Systemwide Evaluation of Avian Predation on Juvenile Salmonids from the Columbia River Based on Recoveries of Passive Integrated Transponder Tags

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  • We recovered passive integrated transponder (PIT) tags from nine piscivorous waterbird colonies in the Columbia River basin to evaluate avian predation on Endangered Species Act (ESA)-listed salmonid Oncorhynchus spp. populations during 2007–2010. Avian predation rates were calculated based on the percentage of PIT-tagged juvenile salmonids that were detected as passing hydroelectric dams and subsequently were consumed and deposited by birds on their nesting colonies. Caspian terns Hydroprogne caspia (hereafter, “terns”) and double-crested cormorants Phalacrocorax auritus (hereafter, “cormorants”) nesting on East Sand Island in the Columbia River estuary consumed the highest proportions of available PIT-tagged salmonids, with minimum predation rates ranging from 2.5% for Willamette River spring Chinook salmon O. tshawytscha to 16.0% for Snake River steelhead O. mykiss. Estimated predation rates by terns, cormorants, gulls of two species (California gull Larus californicus and ring-billed gull L. delawarensis), and American white pelicans Pelecanus erythrorhynchos nesting near the confluence of the Snake and Columbia rivers were also substantial; minimum predation rates ranged from 1.4% for Snake River fall Chinook salmon to 13.2% for upper Columbia River steelhead. Predation on ESA-listed salmonids by gulls and American white pelicans were minor (<2.0% per ESA-listed salmonid population) relative to predation by terns and cormorants. Cumulative impacts were greater for Snake River and upper Columbia River salmonids than for salmonids originating closer to the estuary because upriver salmonids must migrate past more bird colonies to reach the ocean. Predation rates adjusted for colony size (per capita rates) were significantly higher for terns and cormorants nesting at inland colonies (upstream of Bonneville Dam) than for those nesting in the estuary, suggesting that inland colonies have a greater reliance on salmonids as a food source. Management actions to increase salmonid survival by reducing avian predation in the estuary could be offset if birds that disperse from the estuary relocate to inland nesting sites on or near the Columbia River.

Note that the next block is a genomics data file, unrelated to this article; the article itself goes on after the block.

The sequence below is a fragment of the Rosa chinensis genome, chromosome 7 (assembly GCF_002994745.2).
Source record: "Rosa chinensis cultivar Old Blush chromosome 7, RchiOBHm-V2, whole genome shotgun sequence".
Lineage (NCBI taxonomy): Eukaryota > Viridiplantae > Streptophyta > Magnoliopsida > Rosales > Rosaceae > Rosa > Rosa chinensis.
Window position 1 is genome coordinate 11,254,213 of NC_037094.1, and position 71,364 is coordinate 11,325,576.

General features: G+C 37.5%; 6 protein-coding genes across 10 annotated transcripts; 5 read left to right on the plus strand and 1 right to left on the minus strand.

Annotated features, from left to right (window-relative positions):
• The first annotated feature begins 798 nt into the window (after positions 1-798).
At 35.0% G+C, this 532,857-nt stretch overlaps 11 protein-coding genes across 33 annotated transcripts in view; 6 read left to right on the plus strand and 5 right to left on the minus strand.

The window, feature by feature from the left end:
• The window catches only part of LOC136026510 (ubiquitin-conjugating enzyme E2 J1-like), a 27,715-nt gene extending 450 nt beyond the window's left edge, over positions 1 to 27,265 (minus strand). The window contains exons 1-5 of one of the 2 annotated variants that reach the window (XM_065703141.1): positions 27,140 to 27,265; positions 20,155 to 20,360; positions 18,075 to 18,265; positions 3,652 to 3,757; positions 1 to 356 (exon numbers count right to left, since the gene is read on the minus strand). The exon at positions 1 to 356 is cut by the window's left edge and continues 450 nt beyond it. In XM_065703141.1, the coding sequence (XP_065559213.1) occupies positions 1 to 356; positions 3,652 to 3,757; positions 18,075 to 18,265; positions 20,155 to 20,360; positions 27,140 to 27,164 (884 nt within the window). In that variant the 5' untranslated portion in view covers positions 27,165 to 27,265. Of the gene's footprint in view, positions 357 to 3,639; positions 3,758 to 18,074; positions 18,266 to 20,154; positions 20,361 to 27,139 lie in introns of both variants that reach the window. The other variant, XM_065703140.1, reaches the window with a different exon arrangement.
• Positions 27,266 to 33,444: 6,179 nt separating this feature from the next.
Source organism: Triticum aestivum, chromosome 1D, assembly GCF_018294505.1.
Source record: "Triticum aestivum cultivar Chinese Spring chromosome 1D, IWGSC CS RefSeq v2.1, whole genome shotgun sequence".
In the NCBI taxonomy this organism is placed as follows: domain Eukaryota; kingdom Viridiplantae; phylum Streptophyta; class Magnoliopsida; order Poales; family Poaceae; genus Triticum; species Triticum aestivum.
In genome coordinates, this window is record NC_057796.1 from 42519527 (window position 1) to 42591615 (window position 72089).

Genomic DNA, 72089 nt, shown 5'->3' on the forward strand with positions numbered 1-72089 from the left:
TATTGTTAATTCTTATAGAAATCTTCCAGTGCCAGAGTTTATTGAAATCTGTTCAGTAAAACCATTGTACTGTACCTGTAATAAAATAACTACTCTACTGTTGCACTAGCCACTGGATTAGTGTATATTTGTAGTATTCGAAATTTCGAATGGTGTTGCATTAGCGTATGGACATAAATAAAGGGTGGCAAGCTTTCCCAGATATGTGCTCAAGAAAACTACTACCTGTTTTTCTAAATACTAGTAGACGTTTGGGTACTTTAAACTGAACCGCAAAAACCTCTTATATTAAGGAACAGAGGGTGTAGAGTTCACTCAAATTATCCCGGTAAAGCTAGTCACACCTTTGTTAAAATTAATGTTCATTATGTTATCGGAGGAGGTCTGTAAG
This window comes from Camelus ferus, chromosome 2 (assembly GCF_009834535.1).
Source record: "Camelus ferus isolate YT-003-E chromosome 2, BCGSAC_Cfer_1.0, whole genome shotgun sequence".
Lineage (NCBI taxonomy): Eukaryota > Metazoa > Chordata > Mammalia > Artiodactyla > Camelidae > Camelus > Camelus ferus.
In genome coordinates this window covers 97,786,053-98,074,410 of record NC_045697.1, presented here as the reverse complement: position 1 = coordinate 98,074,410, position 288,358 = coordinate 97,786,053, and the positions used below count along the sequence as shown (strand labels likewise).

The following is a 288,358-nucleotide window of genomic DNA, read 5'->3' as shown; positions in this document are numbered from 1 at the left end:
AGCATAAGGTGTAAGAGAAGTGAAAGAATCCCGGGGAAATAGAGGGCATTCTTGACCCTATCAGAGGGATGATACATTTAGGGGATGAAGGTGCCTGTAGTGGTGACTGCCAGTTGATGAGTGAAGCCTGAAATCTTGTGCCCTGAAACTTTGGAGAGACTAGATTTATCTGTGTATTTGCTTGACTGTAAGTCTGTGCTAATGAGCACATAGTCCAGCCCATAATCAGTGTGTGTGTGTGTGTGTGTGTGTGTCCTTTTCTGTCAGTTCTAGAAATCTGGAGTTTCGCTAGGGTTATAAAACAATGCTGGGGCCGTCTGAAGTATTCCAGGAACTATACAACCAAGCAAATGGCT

• This is the publisher’s final pdf. The article is copyrighted by the American Fisheries Society and published by Taylor & Francis. It can be found at:
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  • Allen F. Evans, Nathan J. Hostetter, Daniel D. Roby, Ken Collis, Donald E. Lyons, Benjamin P. Sandford, Richard D. Ledgerwood & Scott Sebring (2012): Systemwide Evaluation of Avian Predation on Juvenile Salmonids from the Columbia River Based on Recoveries of Passive Integrated Transponder Tags, Transactions of the American Fisheries Society, 141:4, 975-989
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  • 141
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  • 4
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  • This project was funded by the U.S. Army Corps of Engineers (USACE) Walla Walla District with additional support from the Bonneville Power Administration (BPA), the USACE Portland District, and the Bureau of Reclamation.
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